- sonnet worksheet —I have a couple of posts on writing or to teach sonnets. I find sonnets to be a fairly useful form for poetry. They take about a minute to two minutes to recite, and with some practice, you can write a sonnet in fifteen minutes. It will be bad. But the basic rule for your first half-dozen should be: focus on the rhyme scheme and the meter, don’t worry about the meaning. Learn the rules of the form by writing backwards from the rhyme scheme and the 10-syllables-per-line rule, and once you’ve written six to ten sonnets, the sonnets will start flowing from the meaning first out to the rhyme scheme. I’ve written thousands of sonnets: but this is how I began. Trust me.
- how to draw a celtic tree of life — I don’t know if this person wants a Celtic tree of life, which is actually a design based on the growth of the Yew Tree, an important species in the British Isles in myth, legend, history and biological history; or if they mean the Tree of Life of the Druidical Order of the Golden Dawn, of which I’m a member.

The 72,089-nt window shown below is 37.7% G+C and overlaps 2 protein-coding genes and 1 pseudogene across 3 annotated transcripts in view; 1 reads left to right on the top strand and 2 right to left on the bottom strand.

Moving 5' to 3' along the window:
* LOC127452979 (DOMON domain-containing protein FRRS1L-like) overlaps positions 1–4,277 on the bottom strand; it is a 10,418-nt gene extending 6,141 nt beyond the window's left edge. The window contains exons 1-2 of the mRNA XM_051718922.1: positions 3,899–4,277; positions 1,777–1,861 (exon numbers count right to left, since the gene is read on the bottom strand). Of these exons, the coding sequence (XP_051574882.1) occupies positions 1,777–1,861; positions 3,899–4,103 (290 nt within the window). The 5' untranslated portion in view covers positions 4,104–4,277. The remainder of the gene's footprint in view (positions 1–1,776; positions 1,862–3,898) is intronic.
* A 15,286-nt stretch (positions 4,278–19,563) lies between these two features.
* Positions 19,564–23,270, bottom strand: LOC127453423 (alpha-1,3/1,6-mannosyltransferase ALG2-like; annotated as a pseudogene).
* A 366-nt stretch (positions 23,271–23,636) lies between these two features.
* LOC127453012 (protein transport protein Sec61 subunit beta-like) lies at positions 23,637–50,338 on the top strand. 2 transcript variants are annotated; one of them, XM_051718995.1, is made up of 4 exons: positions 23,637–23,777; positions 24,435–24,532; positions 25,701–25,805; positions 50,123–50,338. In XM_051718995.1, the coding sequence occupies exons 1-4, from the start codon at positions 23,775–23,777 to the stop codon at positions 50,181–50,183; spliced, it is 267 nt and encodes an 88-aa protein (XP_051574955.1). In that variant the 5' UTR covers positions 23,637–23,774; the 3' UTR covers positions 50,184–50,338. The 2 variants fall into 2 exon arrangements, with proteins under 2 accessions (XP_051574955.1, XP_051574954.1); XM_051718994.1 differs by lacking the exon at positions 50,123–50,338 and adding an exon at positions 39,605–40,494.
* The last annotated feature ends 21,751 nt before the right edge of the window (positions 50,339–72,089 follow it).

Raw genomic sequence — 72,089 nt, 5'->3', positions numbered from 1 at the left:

- nude classroom — I had this idea, a while back, about the idea of the Nude Classroom. Not in the sense of a room where students and teachers were naked (ew, that’s so very much not a good idea. But in the sense that when you walk into a classroom in August to prepare it for the first day of school, it’s often Naked. It’s set up with the bare minimum, and it’s not a place where kids can be successful. It’s better to have a mise en place classroom, where everything in the room is deliberately placed and chosen, to help both adults and kids be successful.
- tai chi jacket pattern — I’ve never sewn my own tai chi jacket, although I made two tunics from the Jedi costume sewing kit that I use in rotation to wrap my body for tai chi in the morning. Neither is tradition. The pattern I used to make those tunics is this one. Good luck with your sewing!